Operational and Law Enforcement
29 R.26 Financial intelligence units *
30 R.27 Responsibilities of law enforcement and investigative authorities *
31 R.28 Powers of law enforcement and investigative authorities
32 SRIX Cash couriers *
General Requirements
33 R.32 Statistics
34 R.25 Guidance and feedback
Sanctions
35 R.17 Sanctions
G – INTERNATIONAL COOPERATION
36 R.35 & SRI International instruments
37 R.36 & SRV Mutual legal assistance
38 R.38 Mutual legal assistance: freezing and confiscation *
39 R.39 Extradition
40 R.40 Other forms of international cooperation *

1. The ‘old number’ column refers to the corresponding 2003 FATF Recommendation.
* Recommendations marked with an asterisk have interpretive notes, which should be read in
conjunction with the Recommendation.

Version as adopted on 15 February 2012.

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INTRODUCTION
The Financial Action Task Force (FATF) is an inter -governmental body established in 1989 by the
Ministers of its Member jurisdictions. The mandate of the FATF is to set standards and to promote
effective implementation of legal, regulatory and operational measures for combating money
laundering, terrorist financing and the financing of proliferation, and other related threats to the
integrity of the international financial system. In collaboration with other international
stakeholders, the FATF also works t o identify national-level vulnerabilities with the aim of
protecting the international financial system from misuse.
The FATF Recommendations set out a comprehensive and consistent framework of measures which
countries should implement in order to combat money laundering and terrorist financing, as well as
the financing of proliferation of weapons of mass destruction. Countries have diverse legal,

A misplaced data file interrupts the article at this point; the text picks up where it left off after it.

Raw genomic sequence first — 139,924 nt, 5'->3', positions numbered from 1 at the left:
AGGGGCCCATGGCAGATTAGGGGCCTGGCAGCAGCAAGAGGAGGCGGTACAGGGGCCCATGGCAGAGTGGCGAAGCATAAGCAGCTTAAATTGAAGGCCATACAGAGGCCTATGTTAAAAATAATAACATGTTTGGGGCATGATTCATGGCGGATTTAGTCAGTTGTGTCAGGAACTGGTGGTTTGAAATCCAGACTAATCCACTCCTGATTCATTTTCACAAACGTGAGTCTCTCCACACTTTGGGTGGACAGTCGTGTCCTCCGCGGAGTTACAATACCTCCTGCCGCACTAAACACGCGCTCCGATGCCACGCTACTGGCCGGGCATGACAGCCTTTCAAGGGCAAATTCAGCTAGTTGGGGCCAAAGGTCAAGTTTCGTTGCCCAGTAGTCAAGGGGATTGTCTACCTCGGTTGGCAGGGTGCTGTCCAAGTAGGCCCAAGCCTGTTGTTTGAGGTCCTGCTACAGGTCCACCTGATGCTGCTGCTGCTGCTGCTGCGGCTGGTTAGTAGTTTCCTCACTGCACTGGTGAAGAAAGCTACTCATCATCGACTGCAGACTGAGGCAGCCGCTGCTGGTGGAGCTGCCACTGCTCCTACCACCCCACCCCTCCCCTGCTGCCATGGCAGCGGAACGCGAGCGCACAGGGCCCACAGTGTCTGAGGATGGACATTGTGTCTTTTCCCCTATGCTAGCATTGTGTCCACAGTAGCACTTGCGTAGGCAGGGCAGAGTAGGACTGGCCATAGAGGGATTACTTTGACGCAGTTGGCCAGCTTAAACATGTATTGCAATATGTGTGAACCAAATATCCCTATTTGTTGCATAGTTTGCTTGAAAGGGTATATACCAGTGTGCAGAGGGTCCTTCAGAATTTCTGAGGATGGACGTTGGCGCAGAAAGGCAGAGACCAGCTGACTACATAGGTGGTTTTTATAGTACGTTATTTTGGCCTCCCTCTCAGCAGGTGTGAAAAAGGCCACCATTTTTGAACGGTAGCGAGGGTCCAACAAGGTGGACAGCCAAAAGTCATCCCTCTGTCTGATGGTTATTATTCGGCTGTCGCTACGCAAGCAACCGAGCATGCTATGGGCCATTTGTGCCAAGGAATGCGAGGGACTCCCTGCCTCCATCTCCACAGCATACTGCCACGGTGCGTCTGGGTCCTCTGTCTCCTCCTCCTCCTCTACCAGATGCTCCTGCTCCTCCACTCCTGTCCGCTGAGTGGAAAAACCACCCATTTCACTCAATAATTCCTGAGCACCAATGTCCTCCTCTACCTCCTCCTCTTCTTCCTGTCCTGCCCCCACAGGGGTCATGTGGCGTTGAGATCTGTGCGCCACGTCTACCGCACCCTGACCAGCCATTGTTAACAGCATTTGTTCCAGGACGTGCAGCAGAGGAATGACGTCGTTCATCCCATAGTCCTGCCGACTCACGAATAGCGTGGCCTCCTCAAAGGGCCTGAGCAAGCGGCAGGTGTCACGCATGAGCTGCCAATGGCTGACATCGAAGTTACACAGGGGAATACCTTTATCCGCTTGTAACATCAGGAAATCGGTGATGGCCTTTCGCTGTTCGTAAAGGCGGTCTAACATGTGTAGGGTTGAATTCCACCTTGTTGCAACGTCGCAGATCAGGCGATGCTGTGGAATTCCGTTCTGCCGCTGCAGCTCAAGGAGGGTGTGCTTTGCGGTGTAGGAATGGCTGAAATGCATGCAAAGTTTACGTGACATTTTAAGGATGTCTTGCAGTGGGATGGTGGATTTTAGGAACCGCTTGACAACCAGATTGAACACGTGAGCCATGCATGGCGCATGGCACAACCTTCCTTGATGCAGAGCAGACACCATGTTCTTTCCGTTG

administrative and operational frameworks and different financial systems, and so cannot all take
identical me asures to counter these threats. The FATF Recommendations, therefore, set an
international standard, which countries should implement through measures adapted to their
particular circumstances. The FATF Recommendations set out the essential measures that c ountries
should have in place to:
 identify the risks, and develop policies and domestic coordination;
 pursue money laundering, terrorist financing and the financing of
proliferation;
 apply preventive measures for the financial sector and other designated
sectors;
 establish powers and responsibilities for the competent authorities (e.g.,
investigative, law enforcement and supervisory authorities) and other
institutional measures;
 enhance the transparency and availability of beneficial ownership
information of legal persons and arrangements; and
 facilitate international cooperation.
The original FATF Forty Recommendations were drawn up in 1990 as an initiative to combat the
misuse of financial systems by persons laundering drug money. In 1996 the Recommendations
were revised for the first time to reflect evolving money laundering trends and techniques, and to
broaden their scope well beyond drug -money laundering. In October 2001 the FATF expanded its
mandate to deal with the issue of the funding of terro rist acts and terrorist organisations, and took
the important step of creating the Eight (later expanded to Nine) Special Recommendations on
Terrorist Financing. The FATF Recommendations were revised a second time in 2003, and these,
together with the Spec ial Recommendations, have been endorsed by over 180 countries, and are
universally recognised as the international standard for anti -money laundering and countering the
financing of terrorism (AML/CFT).

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Following the conclusion of the third round of mutual evaluations of its members, the FATF has
reviewed and updated the FATF Recommendations, in close co -operation with the FATF -Style
Regional Bodies (FSRBs) and the observer organisations, including the International Monetary
Fund, the World Bank and the U nited Nations. The revisions address new and emerging threats,
clarify and strengthen many of the existing obligations, while maintaining the necessary stability
and rigour in the Recommendations.
The FATF Standards have also been revised to strengthen th e requirements for higher risk
situations, and to allow countries to take a more focused approach in areas where high risks remain
or implementation could be enhanced. Countries should first identify, assess and understand the
risks of money laundering and terrorist finance that they face, and then adopt appropriate measures